Kenny Rogers, the country singer who made “The Gambler” a hit, was a pioneer in crossing musical genres, and left his indelible mark as one of country’s most authentic storytellers, died on March 20 of natural causes at his home in Sandy Springs, GA. He was 81.
On Roger’s official Twitter, his family said that he died peacefully Friday night under hospice care and surrounded by his loved ones.
In a career spanning nearly 60 years, Rogers, with his smooth, gravelly voice, iconic beard, and that unwavering twinkle in his eye, was a pure storyteller, selling more than 120 million records worldwide and topping the charts with 24 number one hits, including “Lady,” “Islands In The Stream,” “Lucille,” and “Through the Years.”
Most notably, Rogers was known for his 1978 hit “The Gambler” and its iconic chorus You gotta know when to hold ’em, know when to fold ’em, know when to walk away, know when to run. Rogers later starred as gambler Brady Hawkes in the 1980s television series inspired by the hit.
Earning three Grammy Awards throughout his career, The Country Music Hall of Famer also picked up six CMA awards, in addition to a CMA Willie Nelson Lifetime Achievement Award in 2013 and CMT Artist of a Lifetime Award honoree in 2015.
Born August 31, 1938 in Houston, TX, Rogers began his music career in the 1950s as a member of jazz trio The Bobby Doyle Three before cutting his teeth further as a writer, producer, and session musician for various artists. By the mid-60s, Rogers played bass for the folk band The New Christy Minstrels, which later broke off into a country group The First Edition.
After the band eventually parted ways, Rogers went solo releasing his debut Love Lifted Me with United in 1976. He went on to release 27 albums throughout his career, including his final one, 2013’s You Can’t Make Old Friends, featuring a duet with longtime friend, and “Islands In The Stream” partner, Dolly Parton, on the title track.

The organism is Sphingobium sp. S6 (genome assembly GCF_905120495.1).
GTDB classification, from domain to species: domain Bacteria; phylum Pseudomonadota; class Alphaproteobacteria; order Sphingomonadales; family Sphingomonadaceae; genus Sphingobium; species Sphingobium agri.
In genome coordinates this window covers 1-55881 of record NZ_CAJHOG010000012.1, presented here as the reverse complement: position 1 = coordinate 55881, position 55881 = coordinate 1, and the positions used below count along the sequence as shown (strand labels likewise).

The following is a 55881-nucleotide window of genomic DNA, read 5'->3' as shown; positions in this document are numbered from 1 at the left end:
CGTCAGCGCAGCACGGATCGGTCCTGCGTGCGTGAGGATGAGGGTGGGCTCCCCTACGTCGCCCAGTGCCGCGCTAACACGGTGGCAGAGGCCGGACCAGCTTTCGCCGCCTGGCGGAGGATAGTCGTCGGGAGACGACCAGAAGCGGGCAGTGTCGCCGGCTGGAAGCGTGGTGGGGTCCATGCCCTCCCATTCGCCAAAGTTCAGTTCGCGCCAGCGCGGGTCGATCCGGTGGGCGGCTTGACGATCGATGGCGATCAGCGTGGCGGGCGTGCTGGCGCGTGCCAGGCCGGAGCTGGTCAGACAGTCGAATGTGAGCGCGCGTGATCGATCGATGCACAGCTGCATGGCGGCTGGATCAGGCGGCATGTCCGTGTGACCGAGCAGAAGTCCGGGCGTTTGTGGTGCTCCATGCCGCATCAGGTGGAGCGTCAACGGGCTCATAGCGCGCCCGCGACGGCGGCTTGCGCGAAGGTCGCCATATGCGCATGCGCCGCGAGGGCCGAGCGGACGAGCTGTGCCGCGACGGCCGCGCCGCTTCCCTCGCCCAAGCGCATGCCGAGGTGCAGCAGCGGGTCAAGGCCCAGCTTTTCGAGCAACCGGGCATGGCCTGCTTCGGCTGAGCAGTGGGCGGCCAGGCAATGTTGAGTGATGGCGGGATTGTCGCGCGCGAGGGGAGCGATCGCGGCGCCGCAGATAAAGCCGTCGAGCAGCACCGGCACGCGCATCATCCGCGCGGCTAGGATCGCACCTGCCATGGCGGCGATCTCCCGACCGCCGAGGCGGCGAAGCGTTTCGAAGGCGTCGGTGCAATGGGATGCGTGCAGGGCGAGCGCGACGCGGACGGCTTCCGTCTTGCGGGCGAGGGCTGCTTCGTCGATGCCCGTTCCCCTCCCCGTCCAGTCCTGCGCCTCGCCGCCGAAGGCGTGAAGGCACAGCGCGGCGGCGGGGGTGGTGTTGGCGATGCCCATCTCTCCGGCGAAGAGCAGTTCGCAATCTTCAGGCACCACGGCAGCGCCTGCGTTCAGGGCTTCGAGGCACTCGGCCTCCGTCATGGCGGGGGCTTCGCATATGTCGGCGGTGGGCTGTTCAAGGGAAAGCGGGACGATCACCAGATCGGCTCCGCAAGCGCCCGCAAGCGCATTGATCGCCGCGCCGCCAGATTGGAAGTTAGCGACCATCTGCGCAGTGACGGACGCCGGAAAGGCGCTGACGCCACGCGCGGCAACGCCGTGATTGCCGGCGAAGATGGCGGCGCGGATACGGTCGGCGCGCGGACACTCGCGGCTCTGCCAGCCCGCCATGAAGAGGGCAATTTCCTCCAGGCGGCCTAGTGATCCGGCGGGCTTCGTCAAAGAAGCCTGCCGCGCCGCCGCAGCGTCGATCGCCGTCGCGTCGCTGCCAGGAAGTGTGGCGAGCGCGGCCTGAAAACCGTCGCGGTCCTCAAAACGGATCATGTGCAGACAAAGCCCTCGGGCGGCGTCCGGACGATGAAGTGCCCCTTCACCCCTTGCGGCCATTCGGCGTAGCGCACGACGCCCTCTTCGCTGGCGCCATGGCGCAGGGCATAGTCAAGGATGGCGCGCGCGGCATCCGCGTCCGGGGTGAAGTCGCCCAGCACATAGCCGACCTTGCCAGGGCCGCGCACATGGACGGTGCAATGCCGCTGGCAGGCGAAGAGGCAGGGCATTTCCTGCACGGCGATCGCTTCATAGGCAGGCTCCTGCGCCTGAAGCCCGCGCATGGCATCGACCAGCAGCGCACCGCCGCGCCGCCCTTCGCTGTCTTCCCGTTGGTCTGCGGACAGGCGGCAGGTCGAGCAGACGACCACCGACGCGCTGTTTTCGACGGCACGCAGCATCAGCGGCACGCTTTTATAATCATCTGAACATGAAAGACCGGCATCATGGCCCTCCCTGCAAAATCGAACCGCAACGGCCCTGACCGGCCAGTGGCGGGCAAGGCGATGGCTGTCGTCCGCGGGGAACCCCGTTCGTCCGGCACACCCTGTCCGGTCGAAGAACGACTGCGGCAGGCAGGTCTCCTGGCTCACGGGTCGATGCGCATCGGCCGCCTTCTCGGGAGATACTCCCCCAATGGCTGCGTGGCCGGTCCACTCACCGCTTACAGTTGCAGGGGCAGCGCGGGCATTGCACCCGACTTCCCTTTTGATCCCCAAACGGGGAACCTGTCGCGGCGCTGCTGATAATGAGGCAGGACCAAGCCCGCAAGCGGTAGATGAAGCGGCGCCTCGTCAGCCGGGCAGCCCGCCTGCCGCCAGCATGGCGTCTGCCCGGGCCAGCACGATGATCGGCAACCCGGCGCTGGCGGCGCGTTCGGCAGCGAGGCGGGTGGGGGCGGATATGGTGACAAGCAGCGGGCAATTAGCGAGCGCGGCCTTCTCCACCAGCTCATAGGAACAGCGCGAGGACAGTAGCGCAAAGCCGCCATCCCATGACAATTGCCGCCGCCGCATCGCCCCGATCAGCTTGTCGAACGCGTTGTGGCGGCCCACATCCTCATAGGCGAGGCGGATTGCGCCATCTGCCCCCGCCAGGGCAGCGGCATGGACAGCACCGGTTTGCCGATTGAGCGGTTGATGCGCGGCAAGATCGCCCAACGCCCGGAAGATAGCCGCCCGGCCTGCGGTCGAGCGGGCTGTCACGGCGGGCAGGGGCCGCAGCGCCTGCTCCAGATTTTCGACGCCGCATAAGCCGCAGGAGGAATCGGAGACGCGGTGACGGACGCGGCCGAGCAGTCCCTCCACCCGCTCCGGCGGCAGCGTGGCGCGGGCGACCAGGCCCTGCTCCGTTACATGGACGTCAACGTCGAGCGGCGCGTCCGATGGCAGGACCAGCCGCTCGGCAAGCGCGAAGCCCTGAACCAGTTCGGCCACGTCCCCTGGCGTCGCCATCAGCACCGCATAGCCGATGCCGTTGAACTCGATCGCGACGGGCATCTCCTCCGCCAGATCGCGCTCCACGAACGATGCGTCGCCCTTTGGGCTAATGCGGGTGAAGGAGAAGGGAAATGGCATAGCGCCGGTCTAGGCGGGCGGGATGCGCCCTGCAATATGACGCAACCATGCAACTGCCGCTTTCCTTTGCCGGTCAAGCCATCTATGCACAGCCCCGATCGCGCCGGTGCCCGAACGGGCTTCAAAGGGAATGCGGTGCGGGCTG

Known for his seamless country-pop crossover, Rogers’ roots were always country, and he often gave a nod to musical heroes like Merle Haggard and Willie Nelson. Despite straddling various genres, Rogers always considered himself a country music artist.
“You either do what everyone else is doing and you do it better, or you do what no one else is doing and you don’t invite comparison,” Rogers told The Associated Press in 2015 after being honored as a CMT Artist of a Lifetime. “And I chose that way because I could never be better than Johnny Cash or Willie [Nelson] or Waylon [Jennings] at what they did. So I found something that I could do that didn’t invite comparison to them. And I think people thought it was my desire to change country music. But that was never my issue.”
Retiring from touring in 2017 at the age of 79, Rogers turned his focus back to his other love, photography. Mostly drawn to landscapes and celebrity portraits, Rogers was honored with a Lifetime Achievement Award by the International Photography Hall of Fame in 2017 and received an Honorary Masters of Photography from the Professional Photographers of America in 2014. Throughout the years, Rogers released three photography books, including 1986’s “Kenny Rogers’ America,” “Your Friends and Mine” (1987), and “This Is My Country” (2001), featuring country artists Reba McEntire, Tim McGraw, and Willie Nelson.
Rogers is survived by his wife, Wanda, sons Kenny Jr., Justin, Chris, and Jordan, two brothers, a sister, grandchildren, nieces, nephews, and his millions of fans around the world.
In light of the current COVID-19 emergency, Rogers’ family is planning a small, private service for the singer, according to his representative in a statement, and plan to celebrate the country music superstar with fans at a later date.